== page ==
Plenty of professionals are often on the go, whether that’s because they’re digital nomads that work on projects from multiple remote locations, or because they provide traveling services like caregiving or consulting. If this is the case for you, a business address might benefit you since you can aggregate all of your business mail in one place.
Do you need a business address for your LLC or other type of company? In short, no—it’s not required. But there are many reasons why you might want one, including:
If your business address is a home address, you’ll want to take your privacy into consideration. Although it’s not hard to find someone’s personal address online these days, offering your home address for business operations means you’re putting out information about where you live very publicly. That’s not a problem for some people—but if you’d prefer that your clients don’t know where you live, or you don’t want your home address to show up on your business’s Yelp page, you might want to consider getting a separate business address.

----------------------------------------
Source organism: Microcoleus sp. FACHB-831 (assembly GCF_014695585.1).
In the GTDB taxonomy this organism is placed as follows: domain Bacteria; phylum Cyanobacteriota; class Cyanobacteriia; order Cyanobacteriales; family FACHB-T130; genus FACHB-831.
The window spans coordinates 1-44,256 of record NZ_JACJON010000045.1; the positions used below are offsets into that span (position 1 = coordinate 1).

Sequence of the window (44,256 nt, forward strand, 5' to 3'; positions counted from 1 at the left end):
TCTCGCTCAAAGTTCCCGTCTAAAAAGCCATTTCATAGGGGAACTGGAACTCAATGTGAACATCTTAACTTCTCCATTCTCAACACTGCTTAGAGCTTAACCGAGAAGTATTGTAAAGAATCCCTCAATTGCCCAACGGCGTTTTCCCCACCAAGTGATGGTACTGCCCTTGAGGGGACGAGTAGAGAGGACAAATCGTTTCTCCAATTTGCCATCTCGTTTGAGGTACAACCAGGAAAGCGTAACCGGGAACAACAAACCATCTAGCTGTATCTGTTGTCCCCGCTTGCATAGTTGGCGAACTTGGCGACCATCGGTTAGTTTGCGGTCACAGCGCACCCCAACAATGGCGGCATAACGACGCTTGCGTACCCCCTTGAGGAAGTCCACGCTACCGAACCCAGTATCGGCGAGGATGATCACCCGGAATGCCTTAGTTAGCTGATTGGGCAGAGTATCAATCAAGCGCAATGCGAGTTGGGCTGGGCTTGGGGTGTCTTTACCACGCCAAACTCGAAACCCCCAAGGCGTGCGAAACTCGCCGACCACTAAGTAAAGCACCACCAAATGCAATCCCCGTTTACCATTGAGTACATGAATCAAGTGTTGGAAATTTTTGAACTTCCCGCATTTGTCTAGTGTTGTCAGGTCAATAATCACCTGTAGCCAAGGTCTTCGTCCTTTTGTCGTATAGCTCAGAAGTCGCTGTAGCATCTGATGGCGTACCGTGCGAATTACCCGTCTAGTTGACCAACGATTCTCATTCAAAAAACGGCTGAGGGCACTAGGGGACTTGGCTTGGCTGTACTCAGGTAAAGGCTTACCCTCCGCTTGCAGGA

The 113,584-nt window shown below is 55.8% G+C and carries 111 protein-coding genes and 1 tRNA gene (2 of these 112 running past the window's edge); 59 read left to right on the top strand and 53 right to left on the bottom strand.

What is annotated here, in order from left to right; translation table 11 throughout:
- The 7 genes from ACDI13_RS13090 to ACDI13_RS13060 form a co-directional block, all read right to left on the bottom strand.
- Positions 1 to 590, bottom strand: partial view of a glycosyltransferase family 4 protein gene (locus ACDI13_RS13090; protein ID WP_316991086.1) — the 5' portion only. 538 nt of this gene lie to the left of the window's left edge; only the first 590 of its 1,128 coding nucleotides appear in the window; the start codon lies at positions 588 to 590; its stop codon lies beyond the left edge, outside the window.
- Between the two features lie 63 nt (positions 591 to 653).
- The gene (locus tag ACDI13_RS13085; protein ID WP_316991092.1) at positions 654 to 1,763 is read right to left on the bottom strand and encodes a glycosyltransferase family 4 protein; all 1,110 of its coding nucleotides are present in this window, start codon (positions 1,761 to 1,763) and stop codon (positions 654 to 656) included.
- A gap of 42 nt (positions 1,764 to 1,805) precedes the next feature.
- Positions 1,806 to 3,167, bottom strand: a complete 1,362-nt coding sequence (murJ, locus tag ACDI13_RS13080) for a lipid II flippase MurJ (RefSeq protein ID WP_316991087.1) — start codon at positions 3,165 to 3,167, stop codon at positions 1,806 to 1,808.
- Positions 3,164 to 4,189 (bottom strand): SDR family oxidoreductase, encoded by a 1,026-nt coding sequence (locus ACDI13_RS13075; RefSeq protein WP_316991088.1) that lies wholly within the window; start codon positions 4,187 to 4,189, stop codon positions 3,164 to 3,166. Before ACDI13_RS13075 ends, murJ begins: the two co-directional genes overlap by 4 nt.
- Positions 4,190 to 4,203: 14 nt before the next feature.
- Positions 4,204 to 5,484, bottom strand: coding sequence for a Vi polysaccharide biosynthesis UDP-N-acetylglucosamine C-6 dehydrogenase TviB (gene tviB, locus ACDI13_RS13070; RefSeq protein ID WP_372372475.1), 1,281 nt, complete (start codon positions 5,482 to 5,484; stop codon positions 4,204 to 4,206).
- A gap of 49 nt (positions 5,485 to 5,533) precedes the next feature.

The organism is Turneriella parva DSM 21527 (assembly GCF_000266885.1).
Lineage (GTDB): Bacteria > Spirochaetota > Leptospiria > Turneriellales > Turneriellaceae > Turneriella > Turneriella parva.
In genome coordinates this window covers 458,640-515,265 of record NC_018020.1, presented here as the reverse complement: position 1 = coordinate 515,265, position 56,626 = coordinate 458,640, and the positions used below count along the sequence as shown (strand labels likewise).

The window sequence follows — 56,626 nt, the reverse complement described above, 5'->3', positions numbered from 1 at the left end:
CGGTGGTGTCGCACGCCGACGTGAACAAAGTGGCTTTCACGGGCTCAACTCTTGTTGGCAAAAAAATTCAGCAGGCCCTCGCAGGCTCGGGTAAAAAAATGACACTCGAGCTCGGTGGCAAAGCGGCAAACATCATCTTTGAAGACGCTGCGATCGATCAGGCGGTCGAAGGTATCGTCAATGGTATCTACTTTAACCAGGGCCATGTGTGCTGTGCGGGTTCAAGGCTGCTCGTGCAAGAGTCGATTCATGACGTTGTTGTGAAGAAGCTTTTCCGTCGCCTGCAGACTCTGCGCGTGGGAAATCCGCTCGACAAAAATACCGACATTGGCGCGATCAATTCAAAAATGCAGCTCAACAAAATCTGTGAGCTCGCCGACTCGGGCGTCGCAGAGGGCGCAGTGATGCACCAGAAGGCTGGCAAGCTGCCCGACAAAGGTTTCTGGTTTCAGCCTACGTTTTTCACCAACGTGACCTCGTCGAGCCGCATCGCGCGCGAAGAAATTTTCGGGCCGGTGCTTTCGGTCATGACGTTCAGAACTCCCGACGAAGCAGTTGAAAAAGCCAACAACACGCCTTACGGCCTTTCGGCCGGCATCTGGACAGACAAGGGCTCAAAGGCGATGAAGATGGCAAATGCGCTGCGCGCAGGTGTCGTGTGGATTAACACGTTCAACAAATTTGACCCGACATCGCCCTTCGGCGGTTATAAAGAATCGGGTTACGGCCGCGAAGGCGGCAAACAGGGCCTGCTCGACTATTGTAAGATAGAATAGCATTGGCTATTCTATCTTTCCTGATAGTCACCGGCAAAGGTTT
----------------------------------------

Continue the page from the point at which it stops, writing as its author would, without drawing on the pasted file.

Having a business address can cultivate a more professional image for clients that are considering doing business with you. It’s generally pretty clear if you’re using a home address for your business—it’s easily seen on something like Google Street View for instance. That’s not necessarily bad, but if you want to project a certain image to clients with whom you’re working, a business-dedicated address can help you reach this goal.
If you’ve decided that it’s time to get a business address, you have several options to explore. Let’s review some of the primary options.
Immensely popular among solopreneurs and small companies, coworking spaces can provide lots to entrepreneurs. Among these perks, of course, is a business address where you can send mail and register the things you need to do business. And coworking spaces provide an actual space to work without renting an entire office, which is helpful for many businesses. You’ll also find that you are able to entertain clients at coworking spaces.